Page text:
ERS examines possible impacts of recently implemented free trade agreements (FTAs) where the United States is not a partner, and potential effects of pending U.S. agreements with Korea, Colombia, and Panama.

  • Support for the Organic Sector Expands in the 2014 Farm Act

    Amber Waves, July 07, 2014

    Organic program provisions in the 2014 Farm Act cover a broad set of objectives—assisting with organic certification costs, expanding organic research and data collection, improving technical assistance and crop insurance, strengthening enforcement of organic regulations, and expanding market opportunities for producers.

  • The 2002 Farm Bill: Provisions and Economic Implications

    AP-022, January 23, 2008

    The Farm Security Act of 2002, which governs Federal farm programs for 2002-07, was signed into law on May 13, 2002. This publication presents an overview of the Act and a side-by-side comparison of 1996-2001 farm legislation and the 2002 Act. For selected programs, information is provided to additional analyses of key changes, program overview, and economic implications.

  • The Cotton Industry In The United States

    AER-739, July 01, 1996

    The United States produces nearly 20 percent of the world's cotton and ranks second to China as the largest producing country. While over 80 countries produce cotton, the United States, China, India, Pakistan, and Uzbekistan (former Soviet republic) produce about 74 percent of the total world cotton supply.

  • The Forces Shaping World Cotton Consumption After the Multifiber Arrangement

    CWS-05C-01, April 15, 2005

    The phaseout of the Multifiber Arrangement (MFA) and other forces are reshaping world textile and cotton markets. The elimination of the MFA is helping reduce clothing prices in the United States and the EU and effecting a shift in industrial demand for cotton to China, India, and Pakistan. At the same time, world cotton consumption has accelerated along with economic growth since 1999, especially in developing Asia, where an emerging consumer society is driving increases in household consumption of clothing and other cotton products. In the long run, income growth and technical change have more of an effect on world cotton consumption than the elimination of the MFA.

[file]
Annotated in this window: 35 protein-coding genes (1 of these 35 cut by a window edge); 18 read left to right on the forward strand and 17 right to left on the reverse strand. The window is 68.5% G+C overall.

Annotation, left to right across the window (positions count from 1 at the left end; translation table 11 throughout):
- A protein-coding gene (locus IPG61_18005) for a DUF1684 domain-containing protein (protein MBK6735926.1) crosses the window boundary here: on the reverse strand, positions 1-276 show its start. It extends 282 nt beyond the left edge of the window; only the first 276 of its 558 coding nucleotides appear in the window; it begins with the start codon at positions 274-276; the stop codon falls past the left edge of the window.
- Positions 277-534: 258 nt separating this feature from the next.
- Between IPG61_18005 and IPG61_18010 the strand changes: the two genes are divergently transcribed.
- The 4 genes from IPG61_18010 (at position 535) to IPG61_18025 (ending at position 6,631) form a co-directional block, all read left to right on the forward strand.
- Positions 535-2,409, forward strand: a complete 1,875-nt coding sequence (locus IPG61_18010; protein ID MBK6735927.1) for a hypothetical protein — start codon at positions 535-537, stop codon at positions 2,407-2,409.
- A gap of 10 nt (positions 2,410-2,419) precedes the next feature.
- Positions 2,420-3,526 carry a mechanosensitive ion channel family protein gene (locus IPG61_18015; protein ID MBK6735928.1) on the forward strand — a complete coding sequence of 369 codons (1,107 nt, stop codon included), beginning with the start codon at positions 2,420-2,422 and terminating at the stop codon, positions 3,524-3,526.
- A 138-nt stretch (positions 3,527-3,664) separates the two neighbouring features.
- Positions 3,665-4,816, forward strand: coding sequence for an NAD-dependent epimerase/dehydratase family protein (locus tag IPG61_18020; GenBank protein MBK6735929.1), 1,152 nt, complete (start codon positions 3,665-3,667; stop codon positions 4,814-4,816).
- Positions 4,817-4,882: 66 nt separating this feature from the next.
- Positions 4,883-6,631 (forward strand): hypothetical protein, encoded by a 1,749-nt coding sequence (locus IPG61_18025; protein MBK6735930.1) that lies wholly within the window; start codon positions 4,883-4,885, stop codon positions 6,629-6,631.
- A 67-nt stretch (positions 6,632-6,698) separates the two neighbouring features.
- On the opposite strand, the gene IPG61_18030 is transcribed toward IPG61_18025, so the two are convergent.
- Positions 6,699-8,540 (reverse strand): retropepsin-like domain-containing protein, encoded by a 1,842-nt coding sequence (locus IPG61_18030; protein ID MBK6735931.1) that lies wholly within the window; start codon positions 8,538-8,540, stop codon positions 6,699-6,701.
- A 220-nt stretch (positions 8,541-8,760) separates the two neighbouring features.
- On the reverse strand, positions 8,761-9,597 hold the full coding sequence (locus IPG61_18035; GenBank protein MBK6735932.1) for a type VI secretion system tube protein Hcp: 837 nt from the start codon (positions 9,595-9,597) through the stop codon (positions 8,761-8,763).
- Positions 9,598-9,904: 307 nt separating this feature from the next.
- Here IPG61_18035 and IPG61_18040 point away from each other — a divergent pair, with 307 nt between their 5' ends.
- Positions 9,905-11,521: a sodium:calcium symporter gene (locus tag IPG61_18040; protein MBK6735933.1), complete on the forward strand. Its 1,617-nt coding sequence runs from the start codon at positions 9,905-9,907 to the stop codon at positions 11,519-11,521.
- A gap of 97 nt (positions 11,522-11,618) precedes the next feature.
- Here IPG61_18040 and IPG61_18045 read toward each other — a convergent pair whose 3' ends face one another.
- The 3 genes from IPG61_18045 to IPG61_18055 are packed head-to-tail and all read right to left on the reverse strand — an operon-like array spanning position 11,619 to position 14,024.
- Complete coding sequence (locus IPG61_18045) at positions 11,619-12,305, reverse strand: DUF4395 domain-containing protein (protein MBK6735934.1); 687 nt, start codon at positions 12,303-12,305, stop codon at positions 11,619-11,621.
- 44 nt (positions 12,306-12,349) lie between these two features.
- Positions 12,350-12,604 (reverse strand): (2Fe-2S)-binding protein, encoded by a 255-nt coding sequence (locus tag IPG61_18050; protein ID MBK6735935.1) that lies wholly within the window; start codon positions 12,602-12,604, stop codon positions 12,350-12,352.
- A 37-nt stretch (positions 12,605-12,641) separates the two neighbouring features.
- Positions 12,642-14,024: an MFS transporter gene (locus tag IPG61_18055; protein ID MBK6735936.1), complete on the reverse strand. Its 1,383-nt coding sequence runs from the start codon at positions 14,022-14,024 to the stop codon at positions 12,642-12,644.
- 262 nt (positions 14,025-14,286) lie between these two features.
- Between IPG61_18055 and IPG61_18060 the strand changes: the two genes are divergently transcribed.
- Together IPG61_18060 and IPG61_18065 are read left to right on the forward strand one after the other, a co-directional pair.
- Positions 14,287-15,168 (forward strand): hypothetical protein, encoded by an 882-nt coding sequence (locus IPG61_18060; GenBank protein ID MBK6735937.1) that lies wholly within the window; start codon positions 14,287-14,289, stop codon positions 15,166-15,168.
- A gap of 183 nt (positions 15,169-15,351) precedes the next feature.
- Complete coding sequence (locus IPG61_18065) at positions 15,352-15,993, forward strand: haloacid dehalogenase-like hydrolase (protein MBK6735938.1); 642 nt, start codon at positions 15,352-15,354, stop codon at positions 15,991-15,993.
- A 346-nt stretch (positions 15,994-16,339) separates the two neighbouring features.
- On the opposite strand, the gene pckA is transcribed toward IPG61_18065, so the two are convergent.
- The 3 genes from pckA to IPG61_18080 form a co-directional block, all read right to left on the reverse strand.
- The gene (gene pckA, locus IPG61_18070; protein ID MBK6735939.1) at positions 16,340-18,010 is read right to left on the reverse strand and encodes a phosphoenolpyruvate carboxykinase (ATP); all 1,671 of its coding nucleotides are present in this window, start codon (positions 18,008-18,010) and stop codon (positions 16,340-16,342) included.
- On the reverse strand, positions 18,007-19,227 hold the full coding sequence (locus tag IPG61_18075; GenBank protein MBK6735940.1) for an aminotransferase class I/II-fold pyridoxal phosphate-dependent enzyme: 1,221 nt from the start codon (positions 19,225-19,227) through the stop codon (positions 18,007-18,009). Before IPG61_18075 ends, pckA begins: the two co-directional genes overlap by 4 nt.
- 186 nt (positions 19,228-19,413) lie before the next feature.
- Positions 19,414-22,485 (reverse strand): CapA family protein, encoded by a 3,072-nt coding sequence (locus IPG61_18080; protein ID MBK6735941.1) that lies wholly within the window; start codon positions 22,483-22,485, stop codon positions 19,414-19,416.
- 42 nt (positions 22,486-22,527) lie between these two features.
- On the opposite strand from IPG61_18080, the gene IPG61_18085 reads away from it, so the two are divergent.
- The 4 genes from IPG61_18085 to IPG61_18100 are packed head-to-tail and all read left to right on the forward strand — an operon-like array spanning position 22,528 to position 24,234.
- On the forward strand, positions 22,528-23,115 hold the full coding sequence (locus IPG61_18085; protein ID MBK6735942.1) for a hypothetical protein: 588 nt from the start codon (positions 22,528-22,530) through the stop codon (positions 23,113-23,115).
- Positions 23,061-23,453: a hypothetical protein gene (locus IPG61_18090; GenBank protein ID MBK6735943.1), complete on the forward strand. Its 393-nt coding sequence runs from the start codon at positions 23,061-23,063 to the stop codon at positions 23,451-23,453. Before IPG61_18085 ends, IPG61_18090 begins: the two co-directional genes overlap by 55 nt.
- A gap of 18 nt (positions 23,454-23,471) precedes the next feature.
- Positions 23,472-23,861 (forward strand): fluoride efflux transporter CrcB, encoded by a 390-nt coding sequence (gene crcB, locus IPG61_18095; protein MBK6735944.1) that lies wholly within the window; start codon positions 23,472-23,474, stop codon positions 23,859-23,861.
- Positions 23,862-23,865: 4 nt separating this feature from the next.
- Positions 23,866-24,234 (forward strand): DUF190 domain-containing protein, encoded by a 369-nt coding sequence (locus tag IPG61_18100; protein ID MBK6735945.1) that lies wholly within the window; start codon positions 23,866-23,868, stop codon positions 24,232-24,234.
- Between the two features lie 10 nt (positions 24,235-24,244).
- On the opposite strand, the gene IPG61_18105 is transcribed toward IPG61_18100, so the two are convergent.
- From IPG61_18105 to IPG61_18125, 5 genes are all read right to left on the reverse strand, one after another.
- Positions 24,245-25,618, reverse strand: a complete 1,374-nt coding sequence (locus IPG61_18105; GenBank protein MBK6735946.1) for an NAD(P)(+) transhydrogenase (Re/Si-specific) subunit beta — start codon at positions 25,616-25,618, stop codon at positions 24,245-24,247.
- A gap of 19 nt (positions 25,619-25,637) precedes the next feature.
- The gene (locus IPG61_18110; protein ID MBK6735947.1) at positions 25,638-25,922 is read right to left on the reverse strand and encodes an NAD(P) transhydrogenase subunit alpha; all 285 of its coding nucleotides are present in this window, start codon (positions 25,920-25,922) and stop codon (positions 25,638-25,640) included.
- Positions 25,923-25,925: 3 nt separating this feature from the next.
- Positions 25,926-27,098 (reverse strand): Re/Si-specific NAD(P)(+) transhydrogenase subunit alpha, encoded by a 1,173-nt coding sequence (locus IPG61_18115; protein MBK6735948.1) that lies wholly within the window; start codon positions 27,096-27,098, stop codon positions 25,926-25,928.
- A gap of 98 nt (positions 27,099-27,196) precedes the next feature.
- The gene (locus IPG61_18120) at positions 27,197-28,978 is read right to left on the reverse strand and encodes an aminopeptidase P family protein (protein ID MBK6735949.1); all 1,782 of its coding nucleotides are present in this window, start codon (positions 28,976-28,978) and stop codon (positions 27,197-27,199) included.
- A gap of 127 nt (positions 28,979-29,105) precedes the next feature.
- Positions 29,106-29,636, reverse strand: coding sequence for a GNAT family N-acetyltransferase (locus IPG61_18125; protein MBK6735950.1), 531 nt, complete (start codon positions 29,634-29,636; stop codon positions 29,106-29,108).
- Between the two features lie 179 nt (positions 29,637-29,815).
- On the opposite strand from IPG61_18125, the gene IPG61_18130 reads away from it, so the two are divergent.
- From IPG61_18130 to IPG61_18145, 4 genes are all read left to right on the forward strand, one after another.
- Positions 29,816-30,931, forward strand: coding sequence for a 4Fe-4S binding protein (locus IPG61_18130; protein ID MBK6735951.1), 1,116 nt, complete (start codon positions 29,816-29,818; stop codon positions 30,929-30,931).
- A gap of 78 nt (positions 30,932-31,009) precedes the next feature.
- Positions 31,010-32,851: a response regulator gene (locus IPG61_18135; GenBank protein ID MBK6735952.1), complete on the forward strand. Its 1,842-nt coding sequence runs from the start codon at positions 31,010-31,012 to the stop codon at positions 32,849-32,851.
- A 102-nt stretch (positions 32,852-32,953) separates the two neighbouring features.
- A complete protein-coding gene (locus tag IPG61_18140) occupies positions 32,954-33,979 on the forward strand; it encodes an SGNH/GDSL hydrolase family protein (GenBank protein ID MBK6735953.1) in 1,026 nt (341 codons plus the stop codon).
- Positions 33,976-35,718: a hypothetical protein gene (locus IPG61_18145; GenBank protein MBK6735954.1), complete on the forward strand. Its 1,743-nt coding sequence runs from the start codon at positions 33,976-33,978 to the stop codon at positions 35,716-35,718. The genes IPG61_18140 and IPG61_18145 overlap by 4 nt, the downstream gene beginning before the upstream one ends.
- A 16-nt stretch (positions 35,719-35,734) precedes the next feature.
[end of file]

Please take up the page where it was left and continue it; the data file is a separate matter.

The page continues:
• Trends In U.S. Cotton Basis Since 2001

    CWS-09D01, June 25, 2009

    Price volatility in 2008 generated interest in underlying cotton cash and futures markets and highlighted the importance of market participants' expectations about basis changes over time in production, marketing, and hedging decisions. This analysis examines trends in average U.S. cotton basis and changes in the convergence of cash and futures prices as cotton futures contract expiration dates near between 2001 and 2009 to provide perspective for the average basis movements experienced in 2008. Though this analysis does not identify the factors leading to differences in average convergence paths since 2001, it finds that, while average cotton cash and futures prices converged in all years, the pattern in 2008 was significantly different from the other sample years.

  • U.S. Agricultural Trading Relationship With China Grows

    Amber Waves, May 04, 2015

    China's "new normal" presents opportunities and challenges for U.S. agricultural exports to China.

  • U.S. Cotton Prices and the World Cotton Market: Forecasting and Structural Change

    ERR-80, September 09, 2009

    This report analyzes recent structural changes in the world cotton industry and develops a statistical model that reflects current drivers of U.S. cotton prices. Legislative changes in 2008 authorized USDA to resume publishing cotton price forecasts for the first time in nearly 80 years. Systematic problems have become apparent in the forecasting models used by USDA and elsewhere, highlighting the need for an updated review of price relationships. A structural break in the U.S. cotton industry occurred in 1999, and world cotton supply has become an important determinant of U.S. cotton prices, along with China's trade and production policy. The model developed here forecasts changes in the U.S. upland cotton farm price based on changes in U.S. cotton supply, the U.S. stocks-to-use ratio (S/U), China's net imports as a share of world consumption, the foreign supply of cotton, and selected farm policy parameters.